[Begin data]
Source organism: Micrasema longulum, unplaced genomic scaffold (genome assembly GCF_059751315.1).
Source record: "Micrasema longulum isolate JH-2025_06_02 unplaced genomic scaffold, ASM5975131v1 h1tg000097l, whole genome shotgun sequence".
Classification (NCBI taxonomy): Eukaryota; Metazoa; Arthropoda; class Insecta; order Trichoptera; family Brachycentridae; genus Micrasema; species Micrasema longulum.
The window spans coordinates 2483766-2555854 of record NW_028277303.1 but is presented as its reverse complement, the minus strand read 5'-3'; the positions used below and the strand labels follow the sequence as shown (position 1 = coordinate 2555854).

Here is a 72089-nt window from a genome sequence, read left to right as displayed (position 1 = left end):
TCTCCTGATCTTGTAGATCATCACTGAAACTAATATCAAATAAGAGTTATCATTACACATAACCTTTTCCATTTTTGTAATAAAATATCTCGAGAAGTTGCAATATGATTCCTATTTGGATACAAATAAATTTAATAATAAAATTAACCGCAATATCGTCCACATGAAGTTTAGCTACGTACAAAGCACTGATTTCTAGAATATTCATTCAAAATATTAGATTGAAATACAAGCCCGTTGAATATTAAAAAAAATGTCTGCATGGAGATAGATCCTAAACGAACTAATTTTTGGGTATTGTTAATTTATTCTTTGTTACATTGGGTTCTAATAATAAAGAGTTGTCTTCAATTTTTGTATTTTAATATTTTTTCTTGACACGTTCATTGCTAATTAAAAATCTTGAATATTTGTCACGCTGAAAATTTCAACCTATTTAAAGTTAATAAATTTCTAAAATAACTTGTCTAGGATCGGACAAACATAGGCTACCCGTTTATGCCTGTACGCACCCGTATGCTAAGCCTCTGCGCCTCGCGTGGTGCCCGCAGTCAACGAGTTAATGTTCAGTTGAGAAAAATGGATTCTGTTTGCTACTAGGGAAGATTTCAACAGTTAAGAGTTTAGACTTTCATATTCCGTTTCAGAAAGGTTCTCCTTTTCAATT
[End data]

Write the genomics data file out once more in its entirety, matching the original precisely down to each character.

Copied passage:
Source organism: Micrasema longulum, unplaced genomic scaffold (genome assembly GCF_059751315.1).
Source record: "Micrasema longulum isolate JH-2025_06_02 unplaced genomic scaffold, ASM5975131v1 h1tg000097l, whole genome shotgun sequence".
Classification (NCBI taxonomy): Eukaryota; Metazoa; Arthropoda; class Insecta; order Trichoptera; family Brachycentridae; genus Micrasema; species Micrasema longulum.
The window spans coordinates 2483766-2555854 of record NW_028277303.1 but is presented as its reverse complement, the minus strand read 5'-3'; the positions used below and the strand labels follow the sequence as shown (position 1 = coordinate 2555854).

Here is a 72089-nt window from a genome sequence, read left to right as displayed (position 1 = left end):
TCTCCTGATCTTGTAGATCATCACTGAAACTAATATCAAATAAGAGTTATCATTACACATAACCTTTTCCATTTTTGTAATAAAATATCTCGAGAAGTTGCAATATGATTCCTATTTGGATACAAATAAATTTAATAATAAAATTAACCGCAATATCGTCCACATGAAGTTTAGCTACGTACAAAGCACTGATTTCTAGAATATTCATTCAAAATATTAGATTGAAATACAAGCCCGTTGAATATTAAAAAAAATGTCTGCATGGAGATAGATCCTAAACGAACTAATTTTTGGGTATTGTTAATTTATTCTTTGTTACATTGGGTTCTAATAATAAAGAGTTGTCTTCAATTTTTGTATTTTAATATTTTTTCTTGACACGTTCATTGCTAATTAAAAATCTTGAATATTTGTCACGCTGAAAATTTCAACCTATTTAAAGTTAATAAATTTCTAAAATAACTTGTCTAGGATCGGACAAACATAGGCTACCCGTTTATGCCTGTACGCACCCGTATGCTAAGCCTCTGCGCCTCGCGTGGTGCCCGCAGTCAACGAGTTAATGTTCAGTTGAGAAAAATGGATTCTGTTTGCTACTAGGGAAGATTTCAACAGTTAAGAGTTTAGACTTTCATATTCCGTTTCAGAAAGGTTCTCCTTTTCAATT